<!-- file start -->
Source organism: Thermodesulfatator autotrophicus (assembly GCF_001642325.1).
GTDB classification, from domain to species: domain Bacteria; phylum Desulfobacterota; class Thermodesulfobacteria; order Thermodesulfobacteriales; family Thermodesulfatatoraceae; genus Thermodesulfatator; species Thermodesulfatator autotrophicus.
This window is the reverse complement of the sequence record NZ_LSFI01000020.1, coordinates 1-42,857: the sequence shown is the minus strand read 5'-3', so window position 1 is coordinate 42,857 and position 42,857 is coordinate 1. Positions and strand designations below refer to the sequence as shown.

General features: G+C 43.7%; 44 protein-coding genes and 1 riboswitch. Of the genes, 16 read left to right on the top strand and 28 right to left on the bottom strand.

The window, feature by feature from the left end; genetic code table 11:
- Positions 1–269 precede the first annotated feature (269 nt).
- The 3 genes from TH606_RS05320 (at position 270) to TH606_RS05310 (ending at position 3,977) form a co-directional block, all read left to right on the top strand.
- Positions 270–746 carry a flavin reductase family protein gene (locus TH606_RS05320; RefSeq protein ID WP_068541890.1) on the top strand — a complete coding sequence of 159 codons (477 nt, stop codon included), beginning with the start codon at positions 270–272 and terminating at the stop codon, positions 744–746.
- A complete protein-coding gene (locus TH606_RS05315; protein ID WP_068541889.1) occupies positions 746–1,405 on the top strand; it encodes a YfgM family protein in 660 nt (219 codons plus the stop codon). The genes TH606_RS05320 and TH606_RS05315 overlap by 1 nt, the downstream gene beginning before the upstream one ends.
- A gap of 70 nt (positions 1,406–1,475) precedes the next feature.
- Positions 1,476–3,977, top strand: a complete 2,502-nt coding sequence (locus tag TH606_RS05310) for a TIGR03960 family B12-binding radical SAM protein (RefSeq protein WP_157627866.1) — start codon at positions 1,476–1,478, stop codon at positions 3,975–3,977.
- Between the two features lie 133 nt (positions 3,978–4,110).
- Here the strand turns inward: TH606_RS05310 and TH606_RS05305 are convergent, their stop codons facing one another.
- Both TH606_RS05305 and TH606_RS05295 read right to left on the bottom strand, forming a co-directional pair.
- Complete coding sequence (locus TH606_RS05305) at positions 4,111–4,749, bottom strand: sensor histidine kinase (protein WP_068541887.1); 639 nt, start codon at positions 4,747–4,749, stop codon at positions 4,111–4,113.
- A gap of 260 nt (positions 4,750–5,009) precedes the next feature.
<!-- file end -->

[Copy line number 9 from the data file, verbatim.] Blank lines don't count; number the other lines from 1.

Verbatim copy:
- A complete protein-coding gene (locus TH606_RS05315; protein ID WP_068541889.1) occupies positions 746–1,405 on the top strand; it encodes a YfgM family protein in 660 nt (219 codons plus the stop codon). The genes TH606_RS05320 and TH606_RS05315 overlap by 1 nt, the downstream gene beginning before the upstream one ends.